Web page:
Friday Aug 26, 2005

Another year on the playa

I'm headed out for yet another year at Burning Man. I'm rather new from some perspectives -- I've only been attending since 2000, but have been there religiously since my inaugural year. This is the first time since that first year I have the luxury of arriving on Sunday and staying the whole week. Hurrah! Seeing an essentially empty plot of land grow to a city of 35,000+ (complete with roller coasters(!), churches, mail delivery, roller rinks, bars, pools, an opera, newspapers, radio stations, an incredible array of art, and most anything else you can imagine) and then all completely disappear within 7 days is an experience that's hard to replicate elsewhere.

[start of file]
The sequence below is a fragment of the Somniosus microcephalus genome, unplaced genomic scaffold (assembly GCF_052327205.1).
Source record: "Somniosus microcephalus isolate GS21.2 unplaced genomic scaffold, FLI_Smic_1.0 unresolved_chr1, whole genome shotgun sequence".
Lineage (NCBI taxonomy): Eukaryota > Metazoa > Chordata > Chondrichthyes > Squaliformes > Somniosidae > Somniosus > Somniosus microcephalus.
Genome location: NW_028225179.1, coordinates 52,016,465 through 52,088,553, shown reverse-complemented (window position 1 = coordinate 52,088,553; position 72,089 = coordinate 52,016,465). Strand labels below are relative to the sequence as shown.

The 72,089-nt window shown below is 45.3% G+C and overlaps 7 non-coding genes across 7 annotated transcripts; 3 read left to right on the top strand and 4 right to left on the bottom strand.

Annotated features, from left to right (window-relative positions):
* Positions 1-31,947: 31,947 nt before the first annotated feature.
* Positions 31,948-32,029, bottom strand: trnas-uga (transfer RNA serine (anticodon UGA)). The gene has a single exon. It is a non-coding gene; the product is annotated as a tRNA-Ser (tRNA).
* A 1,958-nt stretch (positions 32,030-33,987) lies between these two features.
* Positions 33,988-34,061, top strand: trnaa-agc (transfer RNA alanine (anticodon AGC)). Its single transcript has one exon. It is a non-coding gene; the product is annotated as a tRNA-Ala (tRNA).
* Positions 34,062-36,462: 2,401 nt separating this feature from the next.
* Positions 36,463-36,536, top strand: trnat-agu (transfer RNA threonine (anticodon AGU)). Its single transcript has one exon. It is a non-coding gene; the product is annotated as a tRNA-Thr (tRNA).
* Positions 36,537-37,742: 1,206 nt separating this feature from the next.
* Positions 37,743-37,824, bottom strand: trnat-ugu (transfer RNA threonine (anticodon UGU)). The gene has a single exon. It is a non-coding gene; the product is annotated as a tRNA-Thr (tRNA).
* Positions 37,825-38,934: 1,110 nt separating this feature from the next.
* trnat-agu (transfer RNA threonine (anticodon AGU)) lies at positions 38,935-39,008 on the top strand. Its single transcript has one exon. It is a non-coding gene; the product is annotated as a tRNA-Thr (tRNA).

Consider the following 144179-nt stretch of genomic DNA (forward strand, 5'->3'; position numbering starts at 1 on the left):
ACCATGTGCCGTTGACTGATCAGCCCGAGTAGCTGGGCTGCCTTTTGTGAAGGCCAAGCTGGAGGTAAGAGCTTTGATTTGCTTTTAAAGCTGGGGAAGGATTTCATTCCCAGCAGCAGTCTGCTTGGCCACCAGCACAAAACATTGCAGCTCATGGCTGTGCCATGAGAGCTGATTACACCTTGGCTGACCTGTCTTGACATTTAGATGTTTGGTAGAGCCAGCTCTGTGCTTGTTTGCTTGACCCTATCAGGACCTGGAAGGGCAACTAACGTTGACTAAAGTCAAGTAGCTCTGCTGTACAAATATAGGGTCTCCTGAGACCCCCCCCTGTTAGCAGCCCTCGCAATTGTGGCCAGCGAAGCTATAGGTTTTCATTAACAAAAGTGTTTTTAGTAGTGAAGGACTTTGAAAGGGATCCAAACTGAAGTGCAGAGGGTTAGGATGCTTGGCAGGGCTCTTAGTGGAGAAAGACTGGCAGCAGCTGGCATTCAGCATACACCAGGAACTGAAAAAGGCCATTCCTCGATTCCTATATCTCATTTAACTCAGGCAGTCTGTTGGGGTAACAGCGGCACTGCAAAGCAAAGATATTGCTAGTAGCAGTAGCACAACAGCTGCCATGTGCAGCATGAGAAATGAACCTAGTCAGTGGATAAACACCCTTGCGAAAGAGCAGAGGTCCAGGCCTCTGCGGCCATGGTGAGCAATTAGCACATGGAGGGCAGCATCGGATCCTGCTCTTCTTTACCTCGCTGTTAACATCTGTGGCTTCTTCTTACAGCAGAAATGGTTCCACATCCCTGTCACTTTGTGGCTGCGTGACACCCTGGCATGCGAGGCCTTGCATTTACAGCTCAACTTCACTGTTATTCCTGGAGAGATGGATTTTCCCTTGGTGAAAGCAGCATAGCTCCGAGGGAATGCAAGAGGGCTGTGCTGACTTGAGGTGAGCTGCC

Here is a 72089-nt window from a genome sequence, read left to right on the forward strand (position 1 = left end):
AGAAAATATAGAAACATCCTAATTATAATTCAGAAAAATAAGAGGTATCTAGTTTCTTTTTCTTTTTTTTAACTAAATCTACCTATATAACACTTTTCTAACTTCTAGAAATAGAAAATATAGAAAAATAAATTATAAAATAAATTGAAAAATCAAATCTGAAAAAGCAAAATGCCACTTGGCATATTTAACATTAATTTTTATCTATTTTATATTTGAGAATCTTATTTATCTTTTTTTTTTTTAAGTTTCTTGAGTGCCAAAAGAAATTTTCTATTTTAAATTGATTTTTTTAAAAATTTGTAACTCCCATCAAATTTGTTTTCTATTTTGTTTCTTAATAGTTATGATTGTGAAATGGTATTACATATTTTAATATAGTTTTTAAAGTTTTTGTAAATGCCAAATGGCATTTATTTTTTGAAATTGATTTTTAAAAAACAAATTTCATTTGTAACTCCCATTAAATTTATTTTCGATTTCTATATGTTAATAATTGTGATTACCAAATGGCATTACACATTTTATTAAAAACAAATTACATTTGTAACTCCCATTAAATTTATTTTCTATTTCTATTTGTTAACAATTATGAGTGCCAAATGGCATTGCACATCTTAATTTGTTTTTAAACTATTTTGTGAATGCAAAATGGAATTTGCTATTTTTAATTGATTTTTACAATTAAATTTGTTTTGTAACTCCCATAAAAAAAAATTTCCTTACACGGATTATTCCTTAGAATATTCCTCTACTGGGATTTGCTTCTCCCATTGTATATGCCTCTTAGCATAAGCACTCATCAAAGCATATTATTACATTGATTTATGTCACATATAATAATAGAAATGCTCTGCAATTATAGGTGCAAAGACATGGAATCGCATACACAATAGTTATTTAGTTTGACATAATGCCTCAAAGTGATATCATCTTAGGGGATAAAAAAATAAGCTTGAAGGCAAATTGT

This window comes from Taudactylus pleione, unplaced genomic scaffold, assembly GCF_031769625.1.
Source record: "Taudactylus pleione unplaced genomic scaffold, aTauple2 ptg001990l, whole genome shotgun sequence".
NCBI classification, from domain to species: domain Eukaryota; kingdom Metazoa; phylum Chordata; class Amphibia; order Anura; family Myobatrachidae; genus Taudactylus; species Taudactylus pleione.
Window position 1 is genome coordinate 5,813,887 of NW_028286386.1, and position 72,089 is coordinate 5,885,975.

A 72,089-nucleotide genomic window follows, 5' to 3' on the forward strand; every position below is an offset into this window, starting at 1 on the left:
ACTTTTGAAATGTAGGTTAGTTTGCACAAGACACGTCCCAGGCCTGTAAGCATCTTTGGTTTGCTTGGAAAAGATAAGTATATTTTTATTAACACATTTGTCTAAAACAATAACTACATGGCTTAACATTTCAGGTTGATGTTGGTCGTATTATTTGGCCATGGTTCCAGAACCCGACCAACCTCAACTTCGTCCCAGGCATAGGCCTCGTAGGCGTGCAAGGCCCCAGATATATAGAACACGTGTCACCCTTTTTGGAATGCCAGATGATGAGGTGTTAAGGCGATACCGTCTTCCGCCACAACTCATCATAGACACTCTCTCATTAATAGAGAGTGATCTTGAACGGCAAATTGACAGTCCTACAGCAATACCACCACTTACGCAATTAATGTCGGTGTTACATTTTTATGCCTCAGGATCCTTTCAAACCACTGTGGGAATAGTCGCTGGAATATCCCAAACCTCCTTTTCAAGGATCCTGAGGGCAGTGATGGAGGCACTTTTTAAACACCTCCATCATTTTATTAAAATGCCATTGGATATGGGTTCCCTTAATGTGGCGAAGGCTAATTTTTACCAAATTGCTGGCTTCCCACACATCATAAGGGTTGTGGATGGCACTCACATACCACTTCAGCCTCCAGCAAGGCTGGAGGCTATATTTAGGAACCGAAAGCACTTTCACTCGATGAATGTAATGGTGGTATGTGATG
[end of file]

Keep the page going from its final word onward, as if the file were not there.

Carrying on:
Plenty of people have drawn parallels between open source communities and the Burning Man community. What Burning Man has that most open source software projects don't have is that tear-it-apart moment. The transient nature of the physical community is part of the appeal. At the end, you watch lots of incredible things literally go up in flames, and the rest of it disappear overnight. Walking around the last night is incredibly surreal; the landmarks you used for navigation all week have vanished and you're left a little lost and confused as the ephemeral community precipitates back into their everyday lives. While it's a crucial part of playa life, I expect to never have that moment with OpenSolaris.

All of this is a pretty long winded way of saying that I'm taking a vacation, and will return to blogging after I dig myself out of the overwhelming email backlog that accompanies any sort of time away.

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Monday Apr 04, 2005